Listing Debts Owed to Relatives in a Bankruptcy Case

09 Apr Listing Debts Owed to Relatives in a Bankruptcy Case

The bankruptcy law requires that every debt owed by the debtor be listed in the bankruptcy papers, and that the creditor be notified by the court of the bankruptcy proceedings. The reasons for this are many, including fairness to creditors, allowing the trustee to understand the debtor’s financial affairs, and enabling all creditors to share in a distribution of the debtor’s assets (although this rarely happens in consumer bankruptcy cases). For some, this a troublesome idea, because they may not want persons whom they know to become aware of their bankruptcy filing. Nonetheless, the legal requirement to list every creditor is fundamental to the bankruptcy law, and the debtor simply has to do it even if he or she does not want to.

To lessen the perceived embarassment which could occur when the relative receives the bankruptcy notice from the court, the debtor ought to consider notifying the relative of the impending bankruptcy. This way, the relative will not be surprised by the bankruptcy notice when he or she receives it. The debtor may also want to explain to the relative that he or she intends to repay the relative notwithstanding the bankruptcy filing, if that is the intention (the law provides that it is acceptable to repay any debt after the bankruptcy is concluded). In fact, the debtor might go so far as to explain to the relative that the only way he or she can afford to repay them is because the bankruptcy is discharging all of his or her other debts. In other words, the bankruptcy is what will make repayment of the relative possible.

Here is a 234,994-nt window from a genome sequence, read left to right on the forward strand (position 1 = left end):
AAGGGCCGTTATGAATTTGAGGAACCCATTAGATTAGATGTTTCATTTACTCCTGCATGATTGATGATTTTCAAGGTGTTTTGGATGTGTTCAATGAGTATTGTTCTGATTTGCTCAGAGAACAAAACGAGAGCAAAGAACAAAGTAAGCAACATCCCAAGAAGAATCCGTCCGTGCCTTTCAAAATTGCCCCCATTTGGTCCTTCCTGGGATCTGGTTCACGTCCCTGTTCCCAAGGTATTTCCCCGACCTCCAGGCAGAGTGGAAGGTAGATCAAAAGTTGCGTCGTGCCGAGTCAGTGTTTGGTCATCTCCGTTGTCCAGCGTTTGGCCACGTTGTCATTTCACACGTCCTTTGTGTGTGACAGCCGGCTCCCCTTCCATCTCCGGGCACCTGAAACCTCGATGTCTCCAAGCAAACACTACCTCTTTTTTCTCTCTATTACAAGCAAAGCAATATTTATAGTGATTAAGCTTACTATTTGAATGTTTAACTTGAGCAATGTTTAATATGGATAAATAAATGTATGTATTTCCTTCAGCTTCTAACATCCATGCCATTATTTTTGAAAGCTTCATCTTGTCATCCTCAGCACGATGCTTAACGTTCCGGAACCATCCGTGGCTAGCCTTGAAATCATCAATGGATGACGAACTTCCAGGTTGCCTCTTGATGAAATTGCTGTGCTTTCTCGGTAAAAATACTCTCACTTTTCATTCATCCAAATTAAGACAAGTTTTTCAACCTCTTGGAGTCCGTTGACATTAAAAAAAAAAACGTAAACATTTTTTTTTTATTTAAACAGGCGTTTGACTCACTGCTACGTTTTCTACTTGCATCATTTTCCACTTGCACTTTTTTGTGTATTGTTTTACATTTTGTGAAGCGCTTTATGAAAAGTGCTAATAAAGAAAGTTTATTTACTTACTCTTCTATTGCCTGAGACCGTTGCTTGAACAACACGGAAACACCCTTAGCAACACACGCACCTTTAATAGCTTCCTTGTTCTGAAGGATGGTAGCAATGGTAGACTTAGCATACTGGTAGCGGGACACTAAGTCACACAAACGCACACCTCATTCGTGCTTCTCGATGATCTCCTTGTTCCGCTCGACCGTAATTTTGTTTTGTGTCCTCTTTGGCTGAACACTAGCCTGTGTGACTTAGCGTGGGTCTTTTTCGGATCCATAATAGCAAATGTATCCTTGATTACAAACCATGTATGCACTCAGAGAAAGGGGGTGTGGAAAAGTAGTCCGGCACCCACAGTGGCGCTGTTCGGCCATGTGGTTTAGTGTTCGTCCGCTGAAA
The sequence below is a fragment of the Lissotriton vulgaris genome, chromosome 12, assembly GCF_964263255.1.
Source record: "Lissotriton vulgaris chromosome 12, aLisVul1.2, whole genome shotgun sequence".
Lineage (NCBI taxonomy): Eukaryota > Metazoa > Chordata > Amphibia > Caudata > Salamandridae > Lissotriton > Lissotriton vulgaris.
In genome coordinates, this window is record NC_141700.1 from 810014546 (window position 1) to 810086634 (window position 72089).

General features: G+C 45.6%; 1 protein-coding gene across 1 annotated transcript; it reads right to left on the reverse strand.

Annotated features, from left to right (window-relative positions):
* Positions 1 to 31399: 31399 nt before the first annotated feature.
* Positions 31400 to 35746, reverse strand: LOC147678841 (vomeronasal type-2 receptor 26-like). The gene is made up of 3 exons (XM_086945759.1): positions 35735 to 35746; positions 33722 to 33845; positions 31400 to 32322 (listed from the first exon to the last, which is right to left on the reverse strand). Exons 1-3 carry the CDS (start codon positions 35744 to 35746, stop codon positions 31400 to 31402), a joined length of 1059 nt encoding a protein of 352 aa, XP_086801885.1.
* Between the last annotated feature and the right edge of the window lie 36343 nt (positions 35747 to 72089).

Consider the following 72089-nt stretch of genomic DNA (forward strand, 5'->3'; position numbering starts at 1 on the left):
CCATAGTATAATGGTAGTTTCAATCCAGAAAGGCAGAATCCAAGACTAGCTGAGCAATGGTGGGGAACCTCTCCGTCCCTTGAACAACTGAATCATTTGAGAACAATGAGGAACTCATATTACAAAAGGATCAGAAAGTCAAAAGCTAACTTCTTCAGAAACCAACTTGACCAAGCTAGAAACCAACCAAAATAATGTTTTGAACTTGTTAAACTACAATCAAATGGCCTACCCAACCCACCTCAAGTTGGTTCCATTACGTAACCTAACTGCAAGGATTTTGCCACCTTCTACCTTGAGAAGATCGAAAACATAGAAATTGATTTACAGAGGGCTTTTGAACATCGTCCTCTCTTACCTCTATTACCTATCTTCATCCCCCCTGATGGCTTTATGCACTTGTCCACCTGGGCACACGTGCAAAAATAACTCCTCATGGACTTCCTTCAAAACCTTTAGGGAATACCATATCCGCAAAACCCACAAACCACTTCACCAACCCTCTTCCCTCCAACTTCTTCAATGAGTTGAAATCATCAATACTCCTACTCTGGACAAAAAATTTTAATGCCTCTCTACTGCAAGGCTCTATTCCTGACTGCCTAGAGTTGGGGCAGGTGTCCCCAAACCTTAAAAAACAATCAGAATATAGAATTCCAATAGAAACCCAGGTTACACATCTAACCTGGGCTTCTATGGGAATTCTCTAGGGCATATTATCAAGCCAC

The worst idea would be to repay the relative before filing, in a misguided attempt to avoid listing the relative in the bankruptcy. This would have the unwanted effect of drawing the relative into the case, because the trustee has the right to recover money repaid to relatives in the one year before filing the bankruptcy. This can be avoided by simply listing the relative as a creditor, and repaying the relative later if desired.

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Craig W. Andresen is a consumer bankruptcy lawyer in Bloomington, Minnesota, with 22 years’ experience in consumer and small business bankruptcy cases. He is the Minnesota chair of the National Association of Consumer Bankruptcy Attorneys, and is a member of the Minnesota State Bar Association’s Bankruptcy Section. Mr. Andresen lectures often on the topic of consumer bankruptcy at local and national legal seminars.
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